At Vodafone UK, the sales team had created an iPhone sales landing page which out performed all the other shop pages. It wasn’t pretty but it was good for visitors as it showed all the options along with stock and delivery status.
When the new iPhone 5 launched, the team could not fit all of the options into one page. On top of that, some wanted to remove the page and send visitors through the standard shop, which would mean increased steps for users and lower conversion. I conducted research, wireframed, prototyped and collaborated with a graphic designer to find a solution.
The sales teams iPhone page was performing well, but my user research, including analytics, showed a few issues. Existing customers were confused and a number of visitors left the page using the ‘iPhone 4’ links, who were then either lost or kept moving between iPhone pages with increased time on site. User research revealed that buyers want to compare prices for ALL models. This was backed up by Google keyword search data which showed keyword searches increased for ALL models, including the older models, just after a new launch.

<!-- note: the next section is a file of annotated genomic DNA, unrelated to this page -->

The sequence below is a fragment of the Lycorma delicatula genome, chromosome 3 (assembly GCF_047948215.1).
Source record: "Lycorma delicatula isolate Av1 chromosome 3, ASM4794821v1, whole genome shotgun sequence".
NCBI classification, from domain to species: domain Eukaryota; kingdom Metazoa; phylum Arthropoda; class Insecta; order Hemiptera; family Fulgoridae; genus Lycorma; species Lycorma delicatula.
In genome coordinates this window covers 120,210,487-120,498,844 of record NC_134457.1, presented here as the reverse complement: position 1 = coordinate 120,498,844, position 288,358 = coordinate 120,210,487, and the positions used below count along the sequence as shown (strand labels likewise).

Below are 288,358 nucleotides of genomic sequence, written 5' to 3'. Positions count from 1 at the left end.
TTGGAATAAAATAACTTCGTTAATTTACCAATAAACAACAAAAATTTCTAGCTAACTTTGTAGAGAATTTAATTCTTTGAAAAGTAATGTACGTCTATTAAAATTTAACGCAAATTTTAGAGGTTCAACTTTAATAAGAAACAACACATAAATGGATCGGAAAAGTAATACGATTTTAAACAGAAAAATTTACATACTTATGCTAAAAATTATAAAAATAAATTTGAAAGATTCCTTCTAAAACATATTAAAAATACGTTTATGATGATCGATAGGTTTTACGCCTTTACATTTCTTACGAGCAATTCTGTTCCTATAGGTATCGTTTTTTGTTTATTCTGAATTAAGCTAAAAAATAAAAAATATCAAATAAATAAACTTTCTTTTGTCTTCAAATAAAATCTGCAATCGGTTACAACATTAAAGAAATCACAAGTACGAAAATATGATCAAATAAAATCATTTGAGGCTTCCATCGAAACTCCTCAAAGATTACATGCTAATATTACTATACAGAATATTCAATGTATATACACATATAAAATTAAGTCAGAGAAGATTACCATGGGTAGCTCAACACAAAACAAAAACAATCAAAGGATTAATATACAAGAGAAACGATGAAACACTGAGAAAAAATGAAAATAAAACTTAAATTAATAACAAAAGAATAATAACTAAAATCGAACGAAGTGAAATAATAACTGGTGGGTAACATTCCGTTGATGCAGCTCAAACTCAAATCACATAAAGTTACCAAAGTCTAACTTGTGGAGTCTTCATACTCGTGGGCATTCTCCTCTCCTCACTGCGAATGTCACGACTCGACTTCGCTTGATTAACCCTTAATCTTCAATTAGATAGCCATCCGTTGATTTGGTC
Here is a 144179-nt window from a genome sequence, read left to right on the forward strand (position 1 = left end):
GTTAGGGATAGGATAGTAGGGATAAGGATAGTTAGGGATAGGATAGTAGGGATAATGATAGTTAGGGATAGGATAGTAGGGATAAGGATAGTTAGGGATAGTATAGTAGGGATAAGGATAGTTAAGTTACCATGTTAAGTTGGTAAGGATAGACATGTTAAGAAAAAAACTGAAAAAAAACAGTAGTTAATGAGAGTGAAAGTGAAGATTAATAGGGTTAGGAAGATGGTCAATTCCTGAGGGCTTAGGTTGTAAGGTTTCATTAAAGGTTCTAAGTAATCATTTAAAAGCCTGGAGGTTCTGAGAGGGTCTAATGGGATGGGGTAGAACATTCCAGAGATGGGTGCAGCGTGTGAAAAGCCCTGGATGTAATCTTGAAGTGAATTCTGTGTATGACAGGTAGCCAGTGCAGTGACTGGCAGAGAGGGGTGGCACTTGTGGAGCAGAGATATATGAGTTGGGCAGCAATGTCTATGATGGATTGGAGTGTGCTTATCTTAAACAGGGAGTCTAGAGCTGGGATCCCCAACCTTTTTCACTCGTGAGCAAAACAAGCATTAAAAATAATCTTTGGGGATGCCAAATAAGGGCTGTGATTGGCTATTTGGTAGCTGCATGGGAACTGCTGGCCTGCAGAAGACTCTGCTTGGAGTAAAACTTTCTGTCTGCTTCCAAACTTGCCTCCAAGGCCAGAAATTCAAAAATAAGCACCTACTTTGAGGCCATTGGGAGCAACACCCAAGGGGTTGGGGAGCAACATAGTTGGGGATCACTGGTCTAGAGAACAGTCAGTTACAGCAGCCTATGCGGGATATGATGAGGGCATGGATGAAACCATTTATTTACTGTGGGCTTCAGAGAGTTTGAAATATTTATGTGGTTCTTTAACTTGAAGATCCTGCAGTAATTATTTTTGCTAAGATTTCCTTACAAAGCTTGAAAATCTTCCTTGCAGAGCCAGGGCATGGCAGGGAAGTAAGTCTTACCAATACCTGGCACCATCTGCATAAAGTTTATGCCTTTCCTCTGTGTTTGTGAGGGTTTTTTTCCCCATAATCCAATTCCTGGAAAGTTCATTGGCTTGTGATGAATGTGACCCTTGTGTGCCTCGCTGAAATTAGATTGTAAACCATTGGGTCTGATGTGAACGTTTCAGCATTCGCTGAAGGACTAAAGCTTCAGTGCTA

There were many iterations which failed. The worst failure was a ‘progressive disclosure’ approach, which forced visitors to select one thing at a time. All my testing showed that visitors needed to see all their options at a glance. I came up with this simplified approach, which separates the models by tabs, showing all options and product information.
Final design and compromises
The principle, to allow visitors to compare ALL prices in one place was met in the final design. Toggles were updated inline with official design patterns. Stock and delivery status were made clear. Compromises included 1) stakeholders added a left hand nav, though it was agreed this could be AB tested in future, 2) no help information to explain ‘data’ or ‘storage capacity’ and 3) limited product information.
Sales rose by 6% and online upgrades were up. Click through rate, baskets and engagement all increased.